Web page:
The issue of organ donation is something that I’m personally invested in, even more so when it became the subject of controversy recently.
Around February this year, some questions went up in the air here in Malaysia, namely: Are organ donations halal?
This particular drama really highlights to us that a lot of Malaysians don’t really have a good idea of what’s going on with organ donation.
There’s a lot of miscommunication going around, chief of which: registering doesn’t mean that organ harvesters will come for you while you’re alive.
For one thing, living organ donation is a completely different ball-game altogether. In Malaysia, they’ll only accept living organ donations from a close blood relative.
The normal organ donation process is actually more like a pledge. You make a promise that if you die, you’ll be willing to part with your precious organs. Once you’ve left this cruel world, these fleshy bits are then transplanted into a body who needs it, which gives them a new lease on life.
(Just make sure that you let your next of kin know, because if they aren’t cool with it later then your pledge will have been in vain.)
And here’s how you register online in Malaysia.
That’s right! You don’t have to wait until the next organ donation drive comes to town. If you are interested in registering to grant the gift of life, this can all be done online, quite easily too.
First things first!
- Individuals who are under 18 years old must obtain written permission from a parent or guardian to register as an organ donor.
- Registering as an organ donor is free and does not involve any health screening. Apparently, very few medical conditions disqualify you from donating.
- In Malaysia, children and the mentally disordered can’t donate organs while they’re still alive
- Prisoners also can’t donate unless it’s a life-or-death deal involving close relatives.
If you want to first learn more about organ donation, DermaOrgan.gov.my has some resources on their site for you to peruse.
From here, you can decide on whether organ donation is something up your alley, and remember that this is a personal decision to make. No one can force you to give, or not to give your organs.
And if you decide that organ donation is up your alley after all, fill up the information on this page. You also get to decide which tissues you’ll be okay to part with posthumously.
I did it myself and it took no more than 5 minutes. I received an email confirming my pledge a few seconds later, with a promise that I’ll receive my organ donation card in the mail in 3 weeks, once verified by their officers.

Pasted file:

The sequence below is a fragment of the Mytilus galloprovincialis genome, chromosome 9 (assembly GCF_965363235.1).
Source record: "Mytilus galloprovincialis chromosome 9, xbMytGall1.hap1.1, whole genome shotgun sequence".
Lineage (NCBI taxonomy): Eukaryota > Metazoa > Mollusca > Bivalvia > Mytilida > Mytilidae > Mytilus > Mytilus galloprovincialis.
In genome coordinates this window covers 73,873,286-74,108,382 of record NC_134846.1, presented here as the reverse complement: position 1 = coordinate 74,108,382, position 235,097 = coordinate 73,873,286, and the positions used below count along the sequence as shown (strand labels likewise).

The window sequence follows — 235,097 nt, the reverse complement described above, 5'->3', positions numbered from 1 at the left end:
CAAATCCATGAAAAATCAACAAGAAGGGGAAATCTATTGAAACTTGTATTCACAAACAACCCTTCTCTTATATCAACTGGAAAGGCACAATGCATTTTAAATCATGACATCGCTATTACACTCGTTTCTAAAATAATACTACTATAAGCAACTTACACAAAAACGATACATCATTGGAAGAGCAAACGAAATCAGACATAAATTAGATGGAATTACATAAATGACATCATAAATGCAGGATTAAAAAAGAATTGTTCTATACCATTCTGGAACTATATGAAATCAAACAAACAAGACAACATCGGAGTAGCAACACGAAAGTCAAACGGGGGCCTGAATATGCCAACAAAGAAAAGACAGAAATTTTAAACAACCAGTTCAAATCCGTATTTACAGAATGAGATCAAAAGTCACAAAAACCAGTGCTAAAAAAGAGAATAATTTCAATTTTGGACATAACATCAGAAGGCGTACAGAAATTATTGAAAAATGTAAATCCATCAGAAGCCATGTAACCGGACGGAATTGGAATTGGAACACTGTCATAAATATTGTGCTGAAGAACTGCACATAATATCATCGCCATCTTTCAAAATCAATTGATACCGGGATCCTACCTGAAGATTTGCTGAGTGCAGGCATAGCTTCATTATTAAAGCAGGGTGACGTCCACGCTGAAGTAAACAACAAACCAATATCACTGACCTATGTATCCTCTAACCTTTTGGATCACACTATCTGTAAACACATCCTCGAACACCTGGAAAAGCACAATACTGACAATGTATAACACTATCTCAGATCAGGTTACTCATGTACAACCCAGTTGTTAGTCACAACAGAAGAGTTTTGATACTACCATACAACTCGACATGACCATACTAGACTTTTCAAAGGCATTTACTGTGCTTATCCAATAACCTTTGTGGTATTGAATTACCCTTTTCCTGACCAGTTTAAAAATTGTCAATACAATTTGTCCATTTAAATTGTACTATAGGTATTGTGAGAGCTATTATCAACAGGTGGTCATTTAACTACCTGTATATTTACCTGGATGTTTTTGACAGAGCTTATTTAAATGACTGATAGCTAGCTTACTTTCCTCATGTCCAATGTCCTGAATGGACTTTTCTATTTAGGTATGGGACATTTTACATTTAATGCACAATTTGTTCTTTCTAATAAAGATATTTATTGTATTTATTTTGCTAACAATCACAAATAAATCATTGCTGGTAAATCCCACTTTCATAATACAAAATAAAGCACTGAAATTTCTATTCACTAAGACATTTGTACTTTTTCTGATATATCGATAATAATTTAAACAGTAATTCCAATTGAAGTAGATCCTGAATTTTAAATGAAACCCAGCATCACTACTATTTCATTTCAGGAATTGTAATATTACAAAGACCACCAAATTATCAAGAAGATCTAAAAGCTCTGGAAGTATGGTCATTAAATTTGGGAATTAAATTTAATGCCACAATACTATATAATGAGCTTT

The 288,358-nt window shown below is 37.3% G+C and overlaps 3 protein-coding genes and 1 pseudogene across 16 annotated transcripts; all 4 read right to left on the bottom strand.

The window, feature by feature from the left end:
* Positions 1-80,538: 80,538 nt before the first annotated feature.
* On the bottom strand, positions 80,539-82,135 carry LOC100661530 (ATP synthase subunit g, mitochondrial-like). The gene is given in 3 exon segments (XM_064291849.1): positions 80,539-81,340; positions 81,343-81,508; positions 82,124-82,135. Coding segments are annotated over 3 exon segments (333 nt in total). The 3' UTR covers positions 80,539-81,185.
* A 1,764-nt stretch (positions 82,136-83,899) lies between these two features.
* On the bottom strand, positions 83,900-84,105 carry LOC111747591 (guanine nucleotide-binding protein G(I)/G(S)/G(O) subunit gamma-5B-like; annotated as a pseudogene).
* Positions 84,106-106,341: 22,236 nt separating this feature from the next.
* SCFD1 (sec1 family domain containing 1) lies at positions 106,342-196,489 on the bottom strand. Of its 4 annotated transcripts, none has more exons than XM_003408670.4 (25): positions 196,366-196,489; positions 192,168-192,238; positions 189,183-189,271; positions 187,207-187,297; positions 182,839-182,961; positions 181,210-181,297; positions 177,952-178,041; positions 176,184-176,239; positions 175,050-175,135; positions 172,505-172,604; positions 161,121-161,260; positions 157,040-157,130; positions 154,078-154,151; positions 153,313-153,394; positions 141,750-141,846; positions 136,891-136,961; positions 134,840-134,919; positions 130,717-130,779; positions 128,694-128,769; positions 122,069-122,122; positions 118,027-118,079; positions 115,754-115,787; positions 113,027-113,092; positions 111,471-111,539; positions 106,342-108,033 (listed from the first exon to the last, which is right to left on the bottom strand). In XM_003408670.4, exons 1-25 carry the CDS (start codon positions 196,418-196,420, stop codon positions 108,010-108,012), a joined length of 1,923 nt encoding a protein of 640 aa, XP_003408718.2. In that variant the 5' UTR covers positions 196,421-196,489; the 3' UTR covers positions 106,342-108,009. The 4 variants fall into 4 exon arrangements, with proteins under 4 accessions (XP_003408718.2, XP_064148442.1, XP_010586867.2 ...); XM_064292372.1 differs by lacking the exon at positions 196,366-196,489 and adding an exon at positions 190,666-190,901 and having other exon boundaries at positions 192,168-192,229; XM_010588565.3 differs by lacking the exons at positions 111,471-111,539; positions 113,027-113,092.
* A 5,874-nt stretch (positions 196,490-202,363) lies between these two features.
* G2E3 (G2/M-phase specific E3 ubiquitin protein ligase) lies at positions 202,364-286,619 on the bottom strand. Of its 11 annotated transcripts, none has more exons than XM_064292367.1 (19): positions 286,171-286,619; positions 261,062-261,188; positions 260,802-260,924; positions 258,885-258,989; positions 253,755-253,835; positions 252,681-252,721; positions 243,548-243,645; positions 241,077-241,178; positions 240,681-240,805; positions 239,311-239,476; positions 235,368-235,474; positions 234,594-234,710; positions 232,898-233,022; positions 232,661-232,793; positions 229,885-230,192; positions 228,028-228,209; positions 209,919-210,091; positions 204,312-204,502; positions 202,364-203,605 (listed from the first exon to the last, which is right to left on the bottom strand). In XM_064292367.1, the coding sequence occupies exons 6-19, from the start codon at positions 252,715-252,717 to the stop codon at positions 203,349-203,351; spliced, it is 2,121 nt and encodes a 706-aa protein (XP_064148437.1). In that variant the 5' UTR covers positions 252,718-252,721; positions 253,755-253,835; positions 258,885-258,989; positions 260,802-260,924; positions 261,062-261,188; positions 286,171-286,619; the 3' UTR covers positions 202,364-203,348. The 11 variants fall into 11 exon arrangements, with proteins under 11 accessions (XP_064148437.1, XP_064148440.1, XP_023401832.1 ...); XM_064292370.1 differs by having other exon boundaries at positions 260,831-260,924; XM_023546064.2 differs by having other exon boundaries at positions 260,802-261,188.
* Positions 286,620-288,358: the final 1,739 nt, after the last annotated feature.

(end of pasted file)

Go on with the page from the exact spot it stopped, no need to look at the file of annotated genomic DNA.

- Fill up your personal information.
- Sign the back of the card.
- And keep it on your person at all times.
The presence of this card will make it easier for doctors to identify both your identity to contact your next of kin. It’ll also save some precious time in life-or-death situations.
If offline is still the way for you, you can wait for the aforementioned organ donation drives.
You can download and print the Donor Pledger Form here. You fill that up and then send it to:
National Transplant Resource Centre
(Hospital Kuala Lumpur)
Unit B 5-1, Wisma Sejarah,
No 230, Jalan Tun Razak,
50400 Kuala Lumpur
And this is why registering is important.
Back in October last year, Negri Sembilan Health director Dr Abdul Rahim Abdullah said that the organ donation rate for organ and tissue transplants in Malaysia is among the lowest in the world.
Meanwhile, other statements just earlier this year claim that the organ donation scene is in even more dire straits than we thought, lacking everything from teams to receive organs from deceased donors to surgeons who will conduct these surgeries.
And as far as misunderstandings go, this article on MayoClinic has addressed all of the rumours and myths surrounding organ donation—even the religious aspect.
So as a personal plea, I think it’s not remiss for me to send out a call-to-action to all of my esteemed readers about pledging your organs to save lives.
Health Ministry deputy director-general Datuk Dr Jeyaindran Sinnadurai has said that they have ongoing plans to train more specialists and double the number of teams that retrieve organs from donors, and they’re also taking measures to reduce organ trafficking.
But all of these measures will be in vain if there are no Malaysians stepping up to donate their organs.
You can register for online organ donation here.
Feature Image Credit: kababbittyu.cf